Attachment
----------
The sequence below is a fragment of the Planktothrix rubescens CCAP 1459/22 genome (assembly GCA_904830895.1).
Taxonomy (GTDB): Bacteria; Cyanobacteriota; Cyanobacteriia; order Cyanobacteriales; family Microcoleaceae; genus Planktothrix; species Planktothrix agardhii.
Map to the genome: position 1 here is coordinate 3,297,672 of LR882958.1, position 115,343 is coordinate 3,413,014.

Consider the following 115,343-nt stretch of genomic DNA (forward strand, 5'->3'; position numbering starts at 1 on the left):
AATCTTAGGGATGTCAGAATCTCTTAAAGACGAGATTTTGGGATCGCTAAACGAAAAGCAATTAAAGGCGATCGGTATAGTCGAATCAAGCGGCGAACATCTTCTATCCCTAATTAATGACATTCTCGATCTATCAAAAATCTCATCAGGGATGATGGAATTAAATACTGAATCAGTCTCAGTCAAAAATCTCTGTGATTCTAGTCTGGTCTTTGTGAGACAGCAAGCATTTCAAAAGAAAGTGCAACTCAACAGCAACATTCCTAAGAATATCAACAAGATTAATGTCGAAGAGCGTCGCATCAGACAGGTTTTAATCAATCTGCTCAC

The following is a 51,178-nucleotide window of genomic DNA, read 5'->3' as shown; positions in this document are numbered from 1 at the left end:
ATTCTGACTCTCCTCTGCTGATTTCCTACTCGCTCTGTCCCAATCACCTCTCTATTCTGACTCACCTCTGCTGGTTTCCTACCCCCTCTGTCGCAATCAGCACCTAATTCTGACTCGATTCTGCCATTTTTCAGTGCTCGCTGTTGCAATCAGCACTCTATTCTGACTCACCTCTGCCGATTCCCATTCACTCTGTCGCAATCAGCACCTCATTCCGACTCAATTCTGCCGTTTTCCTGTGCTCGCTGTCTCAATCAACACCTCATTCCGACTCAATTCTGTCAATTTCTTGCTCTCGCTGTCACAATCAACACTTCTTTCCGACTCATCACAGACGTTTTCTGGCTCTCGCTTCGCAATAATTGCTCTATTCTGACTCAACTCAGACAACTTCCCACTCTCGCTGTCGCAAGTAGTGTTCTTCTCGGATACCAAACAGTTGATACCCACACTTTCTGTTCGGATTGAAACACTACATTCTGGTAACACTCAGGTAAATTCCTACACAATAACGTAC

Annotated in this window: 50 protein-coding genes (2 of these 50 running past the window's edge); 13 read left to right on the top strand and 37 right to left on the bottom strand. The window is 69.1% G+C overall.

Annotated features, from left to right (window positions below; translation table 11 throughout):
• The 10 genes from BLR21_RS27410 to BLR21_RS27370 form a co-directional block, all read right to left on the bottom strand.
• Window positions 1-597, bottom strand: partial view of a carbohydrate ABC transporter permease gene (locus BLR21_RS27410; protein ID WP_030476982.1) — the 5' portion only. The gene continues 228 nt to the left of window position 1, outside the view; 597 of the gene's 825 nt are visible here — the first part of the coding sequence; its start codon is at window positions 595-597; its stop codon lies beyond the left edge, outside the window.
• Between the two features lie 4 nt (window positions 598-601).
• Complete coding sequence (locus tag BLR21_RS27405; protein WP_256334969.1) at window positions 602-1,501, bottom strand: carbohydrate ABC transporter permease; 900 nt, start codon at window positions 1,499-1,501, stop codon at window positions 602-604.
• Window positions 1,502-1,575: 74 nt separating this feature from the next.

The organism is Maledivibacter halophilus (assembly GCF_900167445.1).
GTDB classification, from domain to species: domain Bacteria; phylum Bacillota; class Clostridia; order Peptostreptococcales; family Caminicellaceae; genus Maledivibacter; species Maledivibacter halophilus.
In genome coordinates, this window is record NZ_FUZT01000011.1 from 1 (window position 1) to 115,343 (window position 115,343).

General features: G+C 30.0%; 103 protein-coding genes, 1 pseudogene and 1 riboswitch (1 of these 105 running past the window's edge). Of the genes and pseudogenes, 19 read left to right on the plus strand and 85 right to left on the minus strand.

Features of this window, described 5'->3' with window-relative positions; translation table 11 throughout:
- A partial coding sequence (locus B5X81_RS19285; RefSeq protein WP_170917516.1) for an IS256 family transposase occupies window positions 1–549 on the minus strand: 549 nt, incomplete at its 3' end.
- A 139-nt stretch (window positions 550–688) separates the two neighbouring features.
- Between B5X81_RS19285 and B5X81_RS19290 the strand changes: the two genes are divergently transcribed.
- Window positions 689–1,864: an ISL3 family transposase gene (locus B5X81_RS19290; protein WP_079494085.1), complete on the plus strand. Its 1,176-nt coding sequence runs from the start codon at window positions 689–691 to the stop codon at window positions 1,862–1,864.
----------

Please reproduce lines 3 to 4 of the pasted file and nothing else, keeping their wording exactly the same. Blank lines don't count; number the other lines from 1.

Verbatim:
Map to the genome: position 1 here is coordinate 3,297,672 of LR882958.1, position 115,343 is coordinate 3,413,014.

Consider the following 115,343-nt stretch of genomic DNA (forward strand, 5'->3'; position numbering starts at 1 on the left):